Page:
Our major-league sports teams – if not vital indices in our economy, then barometers of our city’s mood – have rarely been so collectively forlorn and at a crossroads. Worry, we should.
On paper, they are not businesses in strife – at least, not imminently. On the ice and fields, though, it’s another matter, which suggests their economic impact on our region risks decline.
If nothing else, they have existential decisions that will determine their medium- and long-term economic destinies.
Let’s start with the Major League Soccer’s (MLS) Whitecaps, the franchise most on the ascent of the three top Vancouver teams. The Whitecaps have chosen the long, slow route to competitiveness primarily by developing players in their system and scouting bargains in out-of-the-way places.
Other teams have written large cheques to bring aging players to North America from more prominent leagues abroad, but not the Whitecaps. Their consistent approach has brought them up the ladder to the playoffs, but not far into them, and their season to date suggests their claim to the post-season will be tepid and not feature a home game.
The pending transfer after the season to Bayern Munich of their emerging marquee player, the 17-year-old Canadian Alphonso Davies, is touted as a watershed moment for MLS because of the record US$13.5 million transfer fee. While the Whitecaps have pledged to take the fee and plough it into the product instead of back to the investors, they are staying the course with player development instead of plucking a couple of stars for a couple of years to make the team elite.
The disquiet in the fan base is palpable now. The novelty of the team at BC Place is wearing thin. The vibe is a lot more dependent on success than it was two or three years ago. The expectation is getting beyond what the team appears able to deliver. Once it loses Davies, one wonders what the next act portends.
In the same half-filled stadium are the BC Lions, and while the Whitecaps are drawing healthy crowds, there is no fooling anyone about the Lions’ struggle to attract.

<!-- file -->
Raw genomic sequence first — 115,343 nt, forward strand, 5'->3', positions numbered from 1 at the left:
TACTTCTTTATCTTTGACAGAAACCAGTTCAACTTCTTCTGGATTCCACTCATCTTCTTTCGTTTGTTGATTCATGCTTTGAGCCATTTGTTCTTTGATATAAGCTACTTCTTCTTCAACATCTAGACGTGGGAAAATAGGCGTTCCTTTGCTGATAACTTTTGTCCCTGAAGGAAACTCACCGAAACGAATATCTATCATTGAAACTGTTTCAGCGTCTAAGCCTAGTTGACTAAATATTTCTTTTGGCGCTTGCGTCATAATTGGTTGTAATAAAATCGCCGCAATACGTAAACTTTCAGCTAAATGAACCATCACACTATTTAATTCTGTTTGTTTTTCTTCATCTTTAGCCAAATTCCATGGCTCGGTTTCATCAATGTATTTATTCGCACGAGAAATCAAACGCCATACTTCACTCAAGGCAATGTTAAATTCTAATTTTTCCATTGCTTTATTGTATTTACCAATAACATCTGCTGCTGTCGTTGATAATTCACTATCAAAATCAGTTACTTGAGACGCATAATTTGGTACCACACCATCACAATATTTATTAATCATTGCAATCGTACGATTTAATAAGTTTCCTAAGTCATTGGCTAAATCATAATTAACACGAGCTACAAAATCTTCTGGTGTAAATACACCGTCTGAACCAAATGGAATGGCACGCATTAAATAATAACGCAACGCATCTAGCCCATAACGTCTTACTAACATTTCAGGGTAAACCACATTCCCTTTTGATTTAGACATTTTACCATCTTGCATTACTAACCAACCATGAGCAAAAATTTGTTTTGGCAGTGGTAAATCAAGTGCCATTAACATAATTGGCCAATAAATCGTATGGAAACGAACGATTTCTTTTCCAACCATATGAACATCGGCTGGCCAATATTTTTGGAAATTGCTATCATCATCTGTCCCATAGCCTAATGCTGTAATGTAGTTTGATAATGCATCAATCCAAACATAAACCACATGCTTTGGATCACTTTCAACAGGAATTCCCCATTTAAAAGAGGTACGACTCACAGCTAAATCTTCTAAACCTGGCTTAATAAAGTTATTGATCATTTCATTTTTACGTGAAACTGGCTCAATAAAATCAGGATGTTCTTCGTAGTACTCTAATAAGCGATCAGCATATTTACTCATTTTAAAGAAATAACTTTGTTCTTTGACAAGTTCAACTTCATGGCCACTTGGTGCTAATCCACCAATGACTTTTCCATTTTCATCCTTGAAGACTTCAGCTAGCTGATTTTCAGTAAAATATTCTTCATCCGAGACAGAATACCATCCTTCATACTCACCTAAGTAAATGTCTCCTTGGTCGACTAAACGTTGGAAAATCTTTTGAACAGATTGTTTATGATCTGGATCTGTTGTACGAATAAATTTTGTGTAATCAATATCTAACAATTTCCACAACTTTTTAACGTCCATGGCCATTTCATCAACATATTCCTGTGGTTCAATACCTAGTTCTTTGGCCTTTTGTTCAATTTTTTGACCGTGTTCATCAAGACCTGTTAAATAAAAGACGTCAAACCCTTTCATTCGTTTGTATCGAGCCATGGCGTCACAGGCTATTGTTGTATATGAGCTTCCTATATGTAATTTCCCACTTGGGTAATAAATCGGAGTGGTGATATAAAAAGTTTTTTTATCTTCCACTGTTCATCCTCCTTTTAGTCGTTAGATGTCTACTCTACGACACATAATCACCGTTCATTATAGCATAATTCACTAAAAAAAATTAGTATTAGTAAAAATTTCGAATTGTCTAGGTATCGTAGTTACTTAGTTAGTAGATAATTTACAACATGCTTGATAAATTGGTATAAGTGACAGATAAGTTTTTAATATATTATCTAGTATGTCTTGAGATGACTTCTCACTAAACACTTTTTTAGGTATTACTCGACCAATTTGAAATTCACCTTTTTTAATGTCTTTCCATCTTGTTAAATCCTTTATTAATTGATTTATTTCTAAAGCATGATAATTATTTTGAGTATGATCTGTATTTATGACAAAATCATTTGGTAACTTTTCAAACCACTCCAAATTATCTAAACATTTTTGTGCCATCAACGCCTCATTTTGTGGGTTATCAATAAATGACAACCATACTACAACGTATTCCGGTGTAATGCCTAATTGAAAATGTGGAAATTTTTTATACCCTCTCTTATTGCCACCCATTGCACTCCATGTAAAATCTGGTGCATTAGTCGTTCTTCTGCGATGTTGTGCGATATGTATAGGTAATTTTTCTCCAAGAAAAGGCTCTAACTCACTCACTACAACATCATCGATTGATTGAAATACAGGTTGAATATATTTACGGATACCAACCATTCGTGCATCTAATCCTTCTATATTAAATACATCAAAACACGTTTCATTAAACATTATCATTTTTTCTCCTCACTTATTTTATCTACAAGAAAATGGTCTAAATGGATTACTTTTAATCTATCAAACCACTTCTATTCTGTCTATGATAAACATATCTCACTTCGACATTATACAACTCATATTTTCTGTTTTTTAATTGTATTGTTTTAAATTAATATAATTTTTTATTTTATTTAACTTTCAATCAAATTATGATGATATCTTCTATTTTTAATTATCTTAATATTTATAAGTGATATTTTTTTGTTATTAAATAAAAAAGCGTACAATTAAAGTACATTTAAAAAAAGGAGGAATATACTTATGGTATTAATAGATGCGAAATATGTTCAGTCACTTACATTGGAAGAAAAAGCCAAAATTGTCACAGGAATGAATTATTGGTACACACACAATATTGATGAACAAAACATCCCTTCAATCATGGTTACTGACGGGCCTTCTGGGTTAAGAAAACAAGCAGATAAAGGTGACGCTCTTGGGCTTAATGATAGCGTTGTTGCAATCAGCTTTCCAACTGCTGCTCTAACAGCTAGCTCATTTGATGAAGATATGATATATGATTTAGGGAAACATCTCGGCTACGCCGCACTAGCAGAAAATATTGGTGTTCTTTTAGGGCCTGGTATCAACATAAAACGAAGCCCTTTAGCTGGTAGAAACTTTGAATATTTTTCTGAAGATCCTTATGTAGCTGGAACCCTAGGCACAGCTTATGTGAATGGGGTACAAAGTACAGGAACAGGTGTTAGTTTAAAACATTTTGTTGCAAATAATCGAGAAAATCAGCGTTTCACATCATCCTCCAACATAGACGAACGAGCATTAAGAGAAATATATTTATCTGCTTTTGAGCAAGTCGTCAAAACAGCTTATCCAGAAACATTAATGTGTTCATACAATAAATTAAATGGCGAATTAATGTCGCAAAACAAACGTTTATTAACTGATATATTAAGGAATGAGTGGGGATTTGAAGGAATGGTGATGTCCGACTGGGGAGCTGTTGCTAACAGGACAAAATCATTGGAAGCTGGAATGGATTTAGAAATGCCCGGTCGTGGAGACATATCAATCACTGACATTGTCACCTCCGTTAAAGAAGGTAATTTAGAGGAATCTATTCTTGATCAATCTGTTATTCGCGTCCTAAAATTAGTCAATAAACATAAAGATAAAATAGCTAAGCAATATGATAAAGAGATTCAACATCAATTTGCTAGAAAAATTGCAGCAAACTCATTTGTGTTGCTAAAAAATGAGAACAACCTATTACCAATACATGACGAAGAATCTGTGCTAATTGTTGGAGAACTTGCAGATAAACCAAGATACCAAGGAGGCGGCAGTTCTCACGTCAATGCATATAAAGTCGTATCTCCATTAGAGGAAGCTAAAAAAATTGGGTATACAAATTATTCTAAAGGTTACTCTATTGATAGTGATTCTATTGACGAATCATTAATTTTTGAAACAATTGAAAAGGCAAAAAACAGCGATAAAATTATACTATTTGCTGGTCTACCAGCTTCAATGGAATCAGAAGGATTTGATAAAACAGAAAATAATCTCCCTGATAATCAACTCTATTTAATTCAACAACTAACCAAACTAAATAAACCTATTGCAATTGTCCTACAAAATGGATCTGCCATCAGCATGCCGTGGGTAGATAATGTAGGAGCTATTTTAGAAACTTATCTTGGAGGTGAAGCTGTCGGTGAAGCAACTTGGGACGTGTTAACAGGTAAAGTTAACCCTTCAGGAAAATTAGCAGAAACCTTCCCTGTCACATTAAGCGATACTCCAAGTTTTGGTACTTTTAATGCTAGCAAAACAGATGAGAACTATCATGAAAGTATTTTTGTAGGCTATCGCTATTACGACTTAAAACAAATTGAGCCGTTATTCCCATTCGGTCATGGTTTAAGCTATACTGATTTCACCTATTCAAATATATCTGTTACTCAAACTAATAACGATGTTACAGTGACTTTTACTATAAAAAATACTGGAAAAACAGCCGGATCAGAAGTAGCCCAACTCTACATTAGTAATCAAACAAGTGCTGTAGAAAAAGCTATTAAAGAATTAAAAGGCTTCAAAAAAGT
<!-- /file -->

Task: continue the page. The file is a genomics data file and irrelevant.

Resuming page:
The new president, Rick LeLacheur, arrived from well-attended Edmonton, and he talks about only one priority: “Bums in seats.” Trouble is, the product is not what consumers expected. The defence is more porous than anticipated, and the starting quarterback is Travis Lulay, who many thought might have retired following his season-ending knee injury last season – mainly because Jonathan Jennings was wrongly deemed ready.
The team now pins its prospects on Lulay to return them to the playoffs after it missed them last season for the first time in 21 years, but even playoff contention doesn’t necessarily guarantee a crowd.
Ticket prices in the prime sections are out of a family’s reach, so the team has been shrewd in reconnecting with community groups and minor football to try to fill the ends of the stadium. But there are many bald patches in the lower bowl, and this is a long-term rebuild, particularly due to the strength of the Western Conference teams.
As for rebuilds, well, meet your post-Sedins, post-Linden Vancouver Canucks. They are pretty much conceding as the season starts that this will be a third straight year out of the playoffs, a concession that seemed to require needle nose pliers to extract last year and the year before.
Fans felt misled by the wishy-washy way in which the team suggested it wanted to be competitive and wanted to retool simultaneously. Just doesn’t happen that way in the National Hockey League (NHL). While you can turn around a CFL team in a year to make the playoffs and add a couple of scorers to do the same in the MLS, an NHL rebuild is usually a half-decade odyssey.
The Canucks are closing in on the time they will deliver, but the question they face this season is whether it will come soon enough, whether the market will much longer tolerate anything other than an exciting team whose boast will be that it loses less frequently.
In other years, at least one of these teams could lift our spirits. Into autumn and the winter, this may be the season of high sports despair.
Kirk LaPointe is editor-in-chief of Business in Vancouver Media Group and vice-president, editorial, of Glacier Media.